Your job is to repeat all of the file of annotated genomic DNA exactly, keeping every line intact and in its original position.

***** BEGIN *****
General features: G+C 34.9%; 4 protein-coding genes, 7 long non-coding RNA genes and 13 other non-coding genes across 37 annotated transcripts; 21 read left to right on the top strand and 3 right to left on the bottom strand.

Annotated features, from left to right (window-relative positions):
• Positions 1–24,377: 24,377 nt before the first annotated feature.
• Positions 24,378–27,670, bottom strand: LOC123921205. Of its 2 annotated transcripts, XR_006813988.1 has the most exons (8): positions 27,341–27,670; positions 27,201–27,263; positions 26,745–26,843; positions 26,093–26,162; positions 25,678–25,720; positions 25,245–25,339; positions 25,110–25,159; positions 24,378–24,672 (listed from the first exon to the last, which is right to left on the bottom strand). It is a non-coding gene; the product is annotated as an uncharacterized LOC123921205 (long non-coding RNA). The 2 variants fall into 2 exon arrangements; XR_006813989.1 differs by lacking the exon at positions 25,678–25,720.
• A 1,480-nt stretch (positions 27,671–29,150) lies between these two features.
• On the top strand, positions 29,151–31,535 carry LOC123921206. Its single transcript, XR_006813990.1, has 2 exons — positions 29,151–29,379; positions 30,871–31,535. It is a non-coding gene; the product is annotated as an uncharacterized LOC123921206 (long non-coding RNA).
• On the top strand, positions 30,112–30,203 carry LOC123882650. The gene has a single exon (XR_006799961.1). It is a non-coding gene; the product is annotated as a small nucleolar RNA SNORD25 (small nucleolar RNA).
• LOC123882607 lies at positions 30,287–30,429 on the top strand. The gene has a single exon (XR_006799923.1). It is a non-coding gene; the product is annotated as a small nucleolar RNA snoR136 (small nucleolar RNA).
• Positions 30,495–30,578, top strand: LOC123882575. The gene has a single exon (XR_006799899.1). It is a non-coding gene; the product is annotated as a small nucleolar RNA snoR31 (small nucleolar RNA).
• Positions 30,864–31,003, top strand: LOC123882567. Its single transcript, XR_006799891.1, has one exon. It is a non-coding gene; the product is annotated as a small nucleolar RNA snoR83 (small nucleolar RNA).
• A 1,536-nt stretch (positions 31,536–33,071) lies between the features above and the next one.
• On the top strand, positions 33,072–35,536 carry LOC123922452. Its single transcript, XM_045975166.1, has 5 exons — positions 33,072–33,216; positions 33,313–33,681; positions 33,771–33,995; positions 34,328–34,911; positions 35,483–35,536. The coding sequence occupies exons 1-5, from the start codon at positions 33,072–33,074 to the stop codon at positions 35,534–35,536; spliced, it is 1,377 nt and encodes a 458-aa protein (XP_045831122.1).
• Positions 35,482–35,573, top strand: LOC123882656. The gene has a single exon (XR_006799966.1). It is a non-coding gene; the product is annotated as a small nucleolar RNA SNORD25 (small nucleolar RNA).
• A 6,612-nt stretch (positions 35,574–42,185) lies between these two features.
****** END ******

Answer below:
General features: G+C 34.9%; 4 protein-coding genes, 7 long non-coding RNA genes and 13 other non-coding genes across 37 annotated transcripts; 21 read left to right on the top strand and 3 right to left on the bottom strand.

Annotated features, from left to right (window-relative positions):
• Positions 1–24,377: 24,377 nt before the first annotated feature.
• Positions 24,378–27,670, bottom strand: LOC123921205. Of its 2 annotated transcripts, XR_006813988.1 has the most exons (8): positions 27,341–27,670; positions 27,201–27,263; positions 26,745–26,843; positions 26,093–26,162; positions 25,678–25,720; positions 25,245–25,339; positions 25,110–25,159; positions 24,378–24,672 (listed from the first exon to the last, which is right to left on the bottom strand). It is a non-coding gene; the product is annotated as an uncharacterized LOC123921205 (long non-coding RNA). The 2 variants fall into 2 exon arrangements; XR_006813989.1 differs by lacking the exon at positions 25,678–25,720.
• A 1,480-nt stretch (positions 27,671–29,150) lies between these two features.
• On the top strand, positions 29,151–31,535 carry LOC123921206. Its single transcript, XR_006813990.1, has 2 exons — positions 29,151–29,379; positions 30,871–31,535. It is a non-coding gene; the product is annotated as an uncharacterized LOC123921206 (long non-coding RNA).
• On the top strand, positions 30,112–30,203 carry LOC123882650. The gene has a single exon (XR_006799961.1). It is a non-coding gene; the product is annotated as a small nucleolar RNA SNORD25 (small nucleolar RNA).
• LOC123882607 lies at positions 30,287–30,429 on the top strand. The gene has a single exon (XR_006799923.1). It is a non-coding gene; the product is annotated as a small nucleolar RNA snoR136 (small nucleolar RNA).
• Positions 30,495–30,578, top strand: LOC123882575. The gene has a single exon (XR_006799899.1). It is a non-coding gene; the product is annotated as a small nucleolar RNA snoR31 (small nucleolar RNA).
• Positions 30,864–31,003, top strand: LOC123882567. Its single transcript, XR_006799891.1, has one exon. It is a non-coding gene; the product is annotated as a small nucleolar RNA snoR83 (small nucleolar RNA).
• A 1,536-nt stretch (positions 31,536–33,071) lies between the features above and the next one.
• On the top strand, positions 33,072–35,536 carry LOC123922452. Its single transcript, XM_045975166.1, has 5 exons — positions 33,072–33,216; positions 33,313–33,681; positions 33,771–33,995; positions 34,328–34,911; positions 35,483–35,536. The coding sequence occupies exons 1-5, from the start codon at positions 33,072–33,074 to the stop codon at positions 35,534–35,536; spliced, it is 1,377 nt and encodes a 458-aa protein (XP_045831122.1).
• Positions 35,482–35,573, top strand: LOC123882656. The gene has a single exon (XR_006799966.1). It is a non-coding gene; the product is annotated as a small nucleolar RNA SNORD25 (small nucleolar RNA).
• A 6,612-nt stretch (positions 35,574–42,185) lies between these two features.